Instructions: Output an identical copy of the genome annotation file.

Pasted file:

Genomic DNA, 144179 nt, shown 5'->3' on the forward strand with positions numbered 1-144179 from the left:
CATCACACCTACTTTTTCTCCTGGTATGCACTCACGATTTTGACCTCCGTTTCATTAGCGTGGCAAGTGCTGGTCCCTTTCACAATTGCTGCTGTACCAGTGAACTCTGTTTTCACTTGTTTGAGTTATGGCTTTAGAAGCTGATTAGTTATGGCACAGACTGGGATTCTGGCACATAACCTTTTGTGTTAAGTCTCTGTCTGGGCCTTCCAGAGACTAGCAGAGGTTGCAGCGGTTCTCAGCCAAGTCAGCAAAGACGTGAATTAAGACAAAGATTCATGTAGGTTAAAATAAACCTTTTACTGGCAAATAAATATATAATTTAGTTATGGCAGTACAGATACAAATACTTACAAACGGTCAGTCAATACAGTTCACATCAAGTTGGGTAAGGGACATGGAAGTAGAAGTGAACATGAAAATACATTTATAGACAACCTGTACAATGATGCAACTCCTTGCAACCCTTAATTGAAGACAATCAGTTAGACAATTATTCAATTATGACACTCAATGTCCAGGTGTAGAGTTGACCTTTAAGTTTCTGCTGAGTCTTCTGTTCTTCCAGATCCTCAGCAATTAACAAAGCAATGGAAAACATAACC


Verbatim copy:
Genomic DNA, 144179 nt, shown 5'->3' on the forward strand with positions numbered 1-144179 from the left:
CATCACACCTACTTTTTCTCCTGGTATGCACTCACGATTTTGACCTCCGTTTCATTAGCGTGGCAAGTGCTGGTCCCTTTCACAATTGCTGCTGTACCAGTGAACTCTGTTTTCACTTGTTTGAGTTATGGCTTTAGAAGCTGATTAGTTATGGCACAGACTGGGATTCTGGCACATAACCTTTTGTGTTAAGTCTCTGTCTGGGCCTTCCAGAGACTAGCAGAGGTTGCAGCGGTTCTCAGCCAAGTCAGCAAAGACGTGAATTAAGACAAAGATTCATGTAGGTTAAAATAAACCTTTTACTGGCAAATAAATATATAATTTAGTTATGGCAGTACAGATACAAATACTTACAAACGGTCAGTCAATACAGTTCACATCAAGTTGGGTAAGGGACATGGAAGTAGAAGTGAACATGAAAATACATTTATAGACAACCTGTACAATGATGCAACTCCTTGCAACCCTTAATTGAAGACAATCAGTTAGACAATTATTCAATTATGACACTCAATGTCCAGGTGTAGAGTTGACCTTTAAGTTTCTGCTGAGTCTTCTGTTCTTCCAGATCCTCAGCAATTAACAAAGCAATGGAAAACATAACC